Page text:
Press Release: (April 11, 2022) - Richard Bennett is one of the most respected storyboard artists working today, having collaborated with directors David Fincher, Christopher Nolan, Brad Bird, and JJ Abrams, among others. Now, Bennett and Clover Press are launching a Kickstarter campaign for a stunning hardcover coffee table book which showcases Bennett’s storyboard storytelling and two of the biggest stars in the history of cinema with Godzilla & Kong: The Cinematic Storyboard Art of Richard Bennett. The stunning new book is the result of a licensing deal between Legendary Comics, Toho Co., Ltd., and Clover Press.
Godzilla & Kong: The Cinematic Storyboard Art of Richard Bennett features storyboard art from a selection of the best sequences from Warner Bros. Pictures and Legendary Pictures’ blockbuster trio of hits Godzilla vs. Kong, Godzilla: King of the Monsters, and Kong: Skull Island, along with some never-before-seen deleted scenes. Featuring full color stills reflecting the final shots in the film, the book is sure to be a must-have for movie buffs, film students, industry professionals and, of course, all Kaiju aficionados!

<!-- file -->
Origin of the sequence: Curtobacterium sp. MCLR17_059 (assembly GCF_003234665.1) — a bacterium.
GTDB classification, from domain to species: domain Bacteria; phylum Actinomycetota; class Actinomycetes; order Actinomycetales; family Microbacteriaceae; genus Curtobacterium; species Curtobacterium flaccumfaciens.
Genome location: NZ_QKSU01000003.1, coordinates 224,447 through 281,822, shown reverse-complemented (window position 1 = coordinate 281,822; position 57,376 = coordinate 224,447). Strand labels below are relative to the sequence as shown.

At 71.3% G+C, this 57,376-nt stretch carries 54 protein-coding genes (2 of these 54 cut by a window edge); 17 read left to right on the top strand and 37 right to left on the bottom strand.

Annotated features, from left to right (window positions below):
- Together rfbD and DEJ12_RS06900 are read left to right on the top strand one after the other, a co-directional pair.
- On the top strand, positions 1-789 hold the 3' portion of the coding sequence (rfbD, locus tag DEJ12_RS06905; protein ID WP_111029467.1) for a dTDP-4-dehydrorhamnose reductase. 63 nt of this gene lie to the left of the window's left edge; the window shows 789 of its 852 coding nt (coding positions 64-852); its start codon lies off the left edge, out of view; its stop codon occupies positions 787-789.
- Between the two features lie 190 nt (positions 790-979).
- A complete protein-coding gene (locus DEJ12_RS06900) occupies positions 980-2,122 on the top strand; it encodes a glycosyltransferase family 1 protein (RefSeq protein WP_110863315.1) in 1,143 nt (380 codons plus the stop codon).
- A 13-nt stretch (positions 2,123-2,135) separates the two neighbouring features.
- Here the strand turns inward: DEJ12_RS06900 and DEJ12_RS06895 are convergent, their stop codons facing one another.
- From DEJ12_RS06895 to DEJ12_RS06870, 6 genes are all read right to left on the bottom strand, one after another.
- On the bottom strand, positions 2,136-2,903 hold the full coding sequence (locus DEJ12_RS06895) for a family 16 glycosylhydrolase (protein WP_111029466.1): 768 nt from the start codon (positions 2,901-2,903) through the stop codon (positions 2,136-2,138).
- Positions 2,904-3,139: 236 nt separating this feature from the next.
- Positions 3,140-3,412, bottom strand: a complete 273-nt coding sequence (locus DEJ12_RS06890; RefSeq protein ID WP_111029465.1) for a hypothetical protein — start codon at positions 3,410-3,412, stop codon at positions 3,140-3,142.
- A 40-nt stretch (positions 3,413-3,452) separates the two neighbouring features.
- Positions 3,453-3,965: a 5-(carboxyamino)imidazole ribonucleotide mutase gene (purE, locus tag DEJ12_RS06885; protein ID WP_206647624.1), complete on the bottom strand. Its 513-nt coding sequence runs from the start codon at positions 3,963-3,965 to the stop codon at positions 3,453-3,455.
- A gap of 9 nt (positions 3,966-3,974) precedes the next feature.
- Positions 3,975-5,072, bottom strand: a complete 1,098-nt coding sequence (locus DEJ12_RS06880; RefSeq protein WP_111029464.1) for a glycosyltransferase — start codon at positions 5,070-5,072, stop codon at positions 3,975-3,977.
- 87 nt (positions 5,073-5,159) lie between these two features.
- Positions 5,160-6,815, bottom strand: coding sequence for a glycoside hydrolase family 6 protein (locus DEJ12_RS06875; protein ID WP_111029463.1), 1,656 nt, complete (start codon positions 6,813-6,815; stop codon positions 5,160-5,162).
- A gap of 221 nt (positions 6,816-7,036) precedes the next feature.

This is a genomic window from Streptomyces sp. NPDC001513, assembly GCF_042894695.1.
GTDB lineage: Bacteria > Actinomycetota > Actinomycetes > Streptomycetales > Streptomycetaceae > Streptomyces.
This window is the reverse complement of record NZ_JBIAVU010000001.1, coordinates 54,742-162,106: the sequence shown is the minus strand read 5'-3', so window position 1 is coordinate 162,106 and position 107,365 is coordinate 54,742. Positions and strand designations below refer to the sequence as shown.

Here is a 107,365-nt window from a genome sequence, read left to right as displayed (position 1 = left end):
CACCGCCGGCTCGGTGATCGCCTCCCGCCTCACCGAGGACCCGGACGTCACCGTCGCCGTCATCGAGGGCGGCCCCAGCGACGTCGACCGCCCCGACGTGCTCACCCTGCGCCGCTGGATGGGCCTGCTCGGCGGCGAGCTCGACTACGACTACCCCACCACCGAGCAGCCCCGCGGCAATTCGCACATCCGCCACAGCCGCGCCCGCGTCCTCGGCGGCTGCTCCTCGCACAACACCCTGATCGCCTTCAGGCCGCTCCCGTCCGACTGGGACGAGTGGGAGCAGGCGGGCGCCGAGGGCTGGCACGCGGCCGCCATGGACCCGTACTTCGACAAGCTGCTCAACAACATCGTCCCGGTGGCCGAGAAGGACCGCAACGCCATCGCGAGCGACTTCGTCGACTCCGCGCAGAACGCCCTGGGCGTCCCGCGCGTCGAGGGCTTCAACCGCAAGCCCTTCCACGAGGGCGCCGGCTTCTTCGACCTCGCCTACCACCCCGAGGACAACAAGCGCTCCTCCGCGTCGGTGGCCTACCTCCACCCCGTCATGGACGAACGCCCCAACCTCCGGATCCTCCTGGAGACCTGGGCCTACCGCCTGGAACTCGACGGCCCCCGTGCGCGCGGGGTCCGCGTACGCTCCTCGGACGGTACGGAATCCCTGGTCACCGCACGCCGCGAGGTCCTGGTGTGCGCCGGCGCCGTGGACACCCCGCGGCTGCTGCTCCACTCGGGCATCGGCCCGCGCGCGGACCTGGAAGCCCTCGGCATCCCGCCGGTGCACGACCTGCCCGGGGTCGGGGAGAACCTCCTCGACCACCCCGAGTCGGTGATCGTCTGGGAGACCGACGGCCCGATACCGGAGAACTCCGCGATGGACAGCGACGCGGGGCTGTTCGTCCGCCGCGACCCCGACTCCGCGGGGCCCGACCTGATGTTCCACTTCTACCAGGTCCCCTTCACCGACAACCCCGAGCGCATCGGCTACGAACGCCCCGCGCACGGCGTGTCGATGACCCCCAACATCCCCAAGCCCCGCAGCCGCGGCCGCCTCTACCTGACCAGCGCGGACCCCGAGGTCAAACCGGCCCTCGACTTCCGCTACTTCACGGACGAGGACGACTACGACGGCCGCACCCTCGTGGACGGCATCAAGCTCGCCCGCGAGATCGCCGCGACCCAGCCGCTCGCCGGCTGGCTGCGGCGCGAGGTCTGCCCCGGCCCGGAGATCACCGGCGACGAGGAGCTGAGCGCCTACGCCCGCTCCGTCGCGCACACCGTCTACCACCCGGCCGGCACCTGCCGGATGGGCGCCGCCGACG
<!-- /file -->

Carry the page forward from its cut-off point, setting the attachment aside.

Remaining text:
"This book is an opportunity to both spotlight the process of making a Hollywood blockbuster and the craft of storyboard storytelling,” said Bennett. “It will showcase lots of material displaying the early planning for each scene and will also give fans a chance to peek into some of the deleted scenes that never made it onto the big screen. I started out as a comic book artist, and fans of both comics and films will see how that experience informs my work.” Bennett has worked on over 60 major motion pictures, including Zodiac, The Curious Case of Benjamin Button, The Social Network, Star Trek, Mission: Impossible — Ghost Protocol, Avengers, Captain America: Winter Soldier, Captain America: Civil War, TRON: Legacy, Dunkirk, Tenet, and Spider-Man: No Way Home.
Presented in a deluxe 11.75” x 8.5” widescreen hardcover coffee table book with over 200 pages, Godzilla & Kong: The Cinematic Storyboard Art of Richard Bennett features an introduction by Godzilla vs. Kong director Adam Wingard and an afterword by Oscar-Nominated production designer Stefan Dechant, who writes, “Within these pages we find the imagination and artistry of Richard Bennett. He brings to life the Kaiju of cinema’s yesteryear through the modern retelling of Legendary’s Monsterverse.”
For updates, follow Clover Press on Twitter, Instagram, and Facebook. Godzilla & Kong: The Cinematic Storyboard Art of Richard Bennett is now on Kickstarter. To support the campaign, visit Kickstarter: https://www.kickstarter.com/